|Areas treated and the amount of trees treated with OTC:|
|Sittee Point||20||Caye Caulker||81|
|Caye Chapel||2366||St. Georges Caye||21|
|South Water Caye||137||Turneffe||865|
Lethal yellowing is a fatal disease of coconut and other palms that has killed millions of palms in the Caribbean region over the past 40 years. The disease has swept through the coconut growing regions of Jamaica, Cuba, the Cayman Islands and Florida, and is presently destroying palms in the Yucatan Peninsula, Honduras as well as in Belize.
|The natural resistance of our palms to LY:|
The disease is caused by a small bacteria-like organism called a phytoplasma and is spread by small plant-sucking insects known as plant-hoppers. There is no effective cure for the disease and the palm will die within 3 to 6 months after the appearance of the first symptoms. The first visible sign that a coconut has been infected is the dropping of all of its fruit, irrespective of their size. Over the next two months or so, the new flowers produced by the palm wither and blacken. Then the leaves progressively turn yellow and hang, starting from the lower leaves and finishing with the top leaves. Once the top leaves have gone, the palm is dead and all which is left is something resembling a telephone pole. The disease occurs in discrete areas known as foci. These foci slowly grow larger, gradually taking in more palms. Once lethal yellowing becomes established in an area, most of the coconut palms will die within the next 3 years. The disease may also jump over several kilometers to establish new foci.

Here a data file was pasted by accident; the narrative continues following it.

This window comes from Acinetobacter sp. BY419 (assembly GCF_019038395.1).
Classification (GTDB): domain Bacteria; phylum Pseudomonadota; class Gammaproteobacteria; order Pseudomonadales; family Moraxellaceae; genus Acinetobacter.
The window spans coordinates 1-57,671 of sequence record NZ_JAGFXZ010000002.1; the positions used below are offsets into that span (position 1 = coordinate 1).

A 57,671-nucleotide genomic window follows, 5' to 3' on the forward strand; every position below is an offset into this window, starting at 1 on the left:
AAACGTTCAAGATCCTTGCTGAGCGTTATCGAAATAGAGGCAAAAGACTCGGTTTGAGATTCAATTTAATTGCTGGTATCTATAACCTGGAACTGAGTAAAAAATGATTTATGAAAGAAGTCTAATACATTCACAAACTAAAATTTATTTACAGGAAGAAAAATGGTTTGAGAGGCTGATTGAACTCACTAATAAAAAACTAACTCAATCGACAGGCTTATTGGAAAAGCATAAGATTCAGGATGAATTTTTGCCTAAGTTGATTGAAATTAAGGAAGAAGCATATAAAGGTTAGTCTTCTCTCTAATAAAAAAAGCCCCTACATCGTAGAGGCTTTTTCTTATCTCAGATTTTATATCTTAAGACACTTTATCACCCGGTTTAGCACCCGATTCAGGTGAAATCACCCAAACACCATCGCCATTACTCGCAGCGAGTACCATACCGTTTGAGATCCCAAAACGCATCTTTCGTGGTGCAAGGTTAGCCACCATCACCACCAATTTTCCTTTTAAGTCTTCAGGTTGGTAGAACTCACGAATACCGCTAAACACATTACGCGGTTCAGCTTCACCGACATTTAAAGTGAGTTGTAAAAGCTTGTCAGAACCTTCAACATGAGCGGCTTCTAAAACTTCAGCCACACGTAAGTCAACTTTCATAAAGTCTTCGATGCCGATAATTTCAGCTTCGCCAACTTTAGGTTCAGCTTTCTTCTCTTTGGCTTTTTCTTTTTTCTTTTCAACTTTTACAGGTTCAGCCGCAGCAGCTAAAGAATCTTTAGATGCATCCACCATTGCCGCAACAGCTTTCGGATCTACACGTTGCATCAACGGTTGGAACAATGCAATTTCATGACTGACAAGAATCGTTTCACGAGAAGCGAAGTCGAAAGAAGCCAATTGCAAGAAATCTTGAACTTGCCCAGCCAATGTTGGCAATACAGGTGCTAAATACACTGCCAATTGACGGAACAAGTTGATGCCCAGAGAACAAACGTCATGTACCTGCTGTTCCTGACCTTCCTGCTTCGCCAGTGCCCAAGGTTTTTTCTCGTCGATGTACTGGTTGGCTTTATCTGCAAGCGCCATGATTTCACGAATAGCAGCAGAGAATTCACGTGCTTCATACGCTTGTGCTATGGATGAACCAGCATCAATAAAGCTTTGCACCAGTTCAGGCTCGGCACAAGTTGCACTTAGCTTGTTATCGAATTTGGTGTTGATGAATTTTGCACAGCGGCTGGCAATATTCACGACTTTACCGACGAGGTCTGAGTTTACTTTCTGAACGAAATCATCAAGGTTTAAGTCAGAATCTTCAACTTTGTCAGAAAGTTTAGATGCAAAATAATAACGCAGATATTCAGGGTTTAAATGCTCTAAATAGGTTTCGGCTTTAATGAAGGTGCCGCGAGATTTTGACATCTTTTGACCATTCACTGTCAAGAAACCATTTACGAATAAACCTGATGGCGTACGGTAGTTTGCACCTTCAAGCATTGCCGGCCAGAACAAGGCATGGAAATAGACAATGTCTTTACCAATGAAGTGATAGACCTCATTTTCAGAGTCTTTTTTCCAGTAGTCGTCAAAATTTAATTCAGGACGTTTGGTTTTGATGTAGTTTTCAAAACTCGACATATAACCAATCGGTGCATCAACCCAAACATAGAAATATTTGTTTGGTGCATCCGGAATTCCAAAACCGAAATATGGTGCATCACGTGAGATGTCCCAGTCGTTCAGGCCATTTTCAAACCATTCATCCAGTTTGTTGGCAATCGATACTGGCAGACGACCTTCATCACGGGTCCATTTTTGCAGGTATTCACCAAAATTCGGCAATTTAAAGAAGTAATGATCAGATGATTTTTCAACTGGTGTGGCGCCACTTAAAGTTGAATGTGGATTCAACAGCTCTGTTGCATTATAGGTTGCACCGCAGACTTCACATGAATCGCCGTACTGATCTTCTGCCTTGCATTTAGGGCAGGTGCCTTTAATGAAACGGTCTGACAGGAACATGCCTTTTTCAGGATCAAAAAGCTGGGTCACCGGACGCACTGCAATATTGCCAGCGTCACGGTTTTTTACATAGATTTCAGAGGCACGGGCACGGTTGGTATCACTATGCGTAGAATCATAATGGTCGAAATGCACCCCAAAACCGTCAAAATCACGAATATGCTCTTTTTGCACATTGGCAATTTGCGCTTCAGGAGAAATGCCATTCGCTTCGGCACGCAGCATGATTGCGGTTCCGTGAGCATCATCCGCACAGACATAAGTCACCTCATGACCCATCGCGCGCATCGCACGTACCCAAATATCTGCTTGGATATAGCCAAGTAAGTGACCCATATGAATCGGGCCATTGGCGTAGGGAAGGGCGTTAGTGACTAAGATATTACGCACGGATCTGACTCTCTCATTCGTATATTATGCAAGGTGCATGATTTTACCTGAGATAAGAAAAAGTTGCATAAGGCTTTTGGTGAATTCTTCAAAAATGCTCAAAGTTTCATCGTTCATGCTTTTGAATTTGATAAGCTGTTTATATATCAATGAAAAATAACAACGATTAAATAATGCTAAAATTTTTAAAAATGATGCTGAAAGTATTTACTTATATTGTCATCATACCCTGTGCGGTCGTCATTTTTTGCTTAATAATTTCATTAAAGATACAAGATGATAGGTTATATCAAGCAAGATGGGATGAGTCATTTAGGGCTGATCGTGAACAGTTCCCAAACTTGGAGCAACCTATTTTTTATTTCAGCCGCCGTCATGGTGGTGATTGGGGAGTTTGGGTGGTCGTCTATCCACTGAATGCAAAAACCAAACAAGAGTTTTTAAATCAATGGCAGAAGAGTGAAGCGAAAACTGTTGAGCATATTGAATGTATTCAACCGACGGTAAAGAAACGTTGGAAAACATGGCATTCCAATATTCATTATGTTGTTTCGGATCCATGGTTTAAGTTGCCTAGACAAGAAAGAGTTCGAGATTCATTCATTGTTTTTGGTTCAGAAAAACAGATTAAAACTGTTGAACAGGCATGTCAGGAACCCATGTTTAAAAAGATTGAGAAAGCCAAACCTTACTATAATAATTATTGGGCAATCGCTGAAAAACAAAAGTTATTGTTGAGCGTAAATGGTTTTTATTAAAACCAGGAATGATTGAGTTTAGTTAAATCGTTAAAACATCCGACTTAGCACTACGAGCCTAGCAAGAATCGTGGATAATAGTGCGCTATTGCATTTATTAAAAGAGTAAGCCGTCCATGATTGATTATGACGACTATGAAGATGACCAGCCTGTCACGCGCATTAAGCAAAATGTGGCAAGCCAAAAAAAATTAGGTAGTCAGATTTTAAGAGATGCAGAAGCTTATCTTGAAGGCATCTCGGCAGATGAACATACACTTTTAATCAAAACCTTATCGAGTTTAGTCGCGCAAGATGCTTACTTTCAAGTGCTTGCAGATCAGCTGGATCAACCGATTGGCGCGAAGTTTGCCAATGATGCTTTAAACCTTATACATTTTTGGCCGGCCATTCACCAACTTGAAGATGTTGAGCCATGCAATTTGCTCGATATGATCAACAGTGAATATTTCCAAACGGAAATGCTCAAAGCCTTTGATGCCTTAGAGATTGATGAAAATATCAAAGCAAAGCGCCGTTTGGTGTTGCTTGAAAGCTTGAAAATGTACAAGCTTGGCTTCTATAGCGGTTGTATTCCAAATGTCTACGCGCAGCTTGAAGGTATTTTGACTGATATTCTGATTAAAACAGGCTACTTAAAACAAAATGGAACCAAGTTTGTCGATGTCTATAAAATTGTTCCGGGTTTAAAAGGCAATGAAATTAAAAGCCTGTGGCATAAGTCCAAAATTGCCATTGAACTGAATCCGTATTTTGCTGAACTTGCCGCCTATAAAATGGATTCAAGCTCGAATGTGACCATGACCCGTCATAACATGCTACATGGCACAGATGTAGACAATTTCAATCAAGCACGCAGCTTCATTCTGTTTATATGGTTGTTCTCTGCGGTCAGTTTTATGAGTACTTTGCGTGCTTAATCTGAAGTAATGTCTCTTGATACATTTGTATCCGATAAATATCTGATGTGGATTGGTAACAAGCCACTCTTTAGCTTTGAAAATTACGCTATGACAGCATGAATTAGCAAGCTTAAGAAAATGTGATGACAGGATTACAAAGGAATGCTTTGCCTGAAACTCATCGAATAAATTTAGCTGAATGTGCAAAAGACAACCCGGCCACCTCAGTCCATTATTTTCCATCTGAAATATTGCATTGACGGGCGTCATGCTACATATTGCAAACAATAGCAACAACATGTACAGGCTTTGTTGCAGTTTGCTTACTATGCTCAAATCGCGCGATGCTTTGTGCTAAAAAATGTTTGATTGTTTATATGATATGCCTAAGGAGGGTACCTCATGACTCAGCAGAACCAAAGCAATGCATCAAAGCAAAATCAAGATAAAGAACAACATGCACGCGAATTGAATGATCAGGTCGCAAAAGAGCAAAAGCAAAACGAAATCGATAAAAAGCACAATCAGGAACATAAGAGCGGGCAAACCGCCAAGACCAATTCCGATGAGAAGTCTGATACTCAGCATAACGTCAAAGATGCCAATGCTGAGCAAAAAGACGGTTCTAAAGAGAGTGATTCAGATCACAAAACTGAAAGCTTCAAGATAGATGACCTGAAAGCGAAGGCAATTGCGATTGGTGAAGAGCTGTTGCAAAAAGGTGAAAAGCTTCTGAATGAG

Even though there is no cure for lethal yellowing, the disease can be effectively controlled by trunk injections of the antibiotic palm formula every 3 1/2 to 4 months. Costs range from $BZ 12-14 per treatment on Ambergris Caye. This Oxytetracycline based formula was originally tested and proven by the University of Florida in conjunction with Phizer pharmaceuticals and the State of Florida's Dept of Agriculture.
The long-term solution to the problem is to plant resistant coconut varieties and palm species. It is recommended to use the two control methods in conjunction so as to keep the old coconut palms alive until the new resistant ones have grown up sufficiently.
For the replanting of coconut palms, two varieties are currently recommended: Malayan Dwarfs and Maypan (or Mapan) hybrids. The Dwarf palms grow very slowly and won't form tall graceful stands of coconuts for some 40 years but seeds taken from these palms should breed true-to-type and can be used for replanting purposes. The alternative is to plant the faster-growing Maypan Hybrids. This variety is produced in special seed-gardens by crossing the highly-resistant Malayan Dwarf variety with the medium-resistant Panama Tall variety. Since these hybrids are special crosses, they can only be bought from limited suppliers, are relatively expensive, and do not breed true to type as they are hybrids. Contact Chris Berlin for more information on the availability of the Maypans in Belize.
LY track record in Belize as of August 1998
note: The least resistant palm is the Atlantic which makes up a good 99% of the coconut palms on the cayes.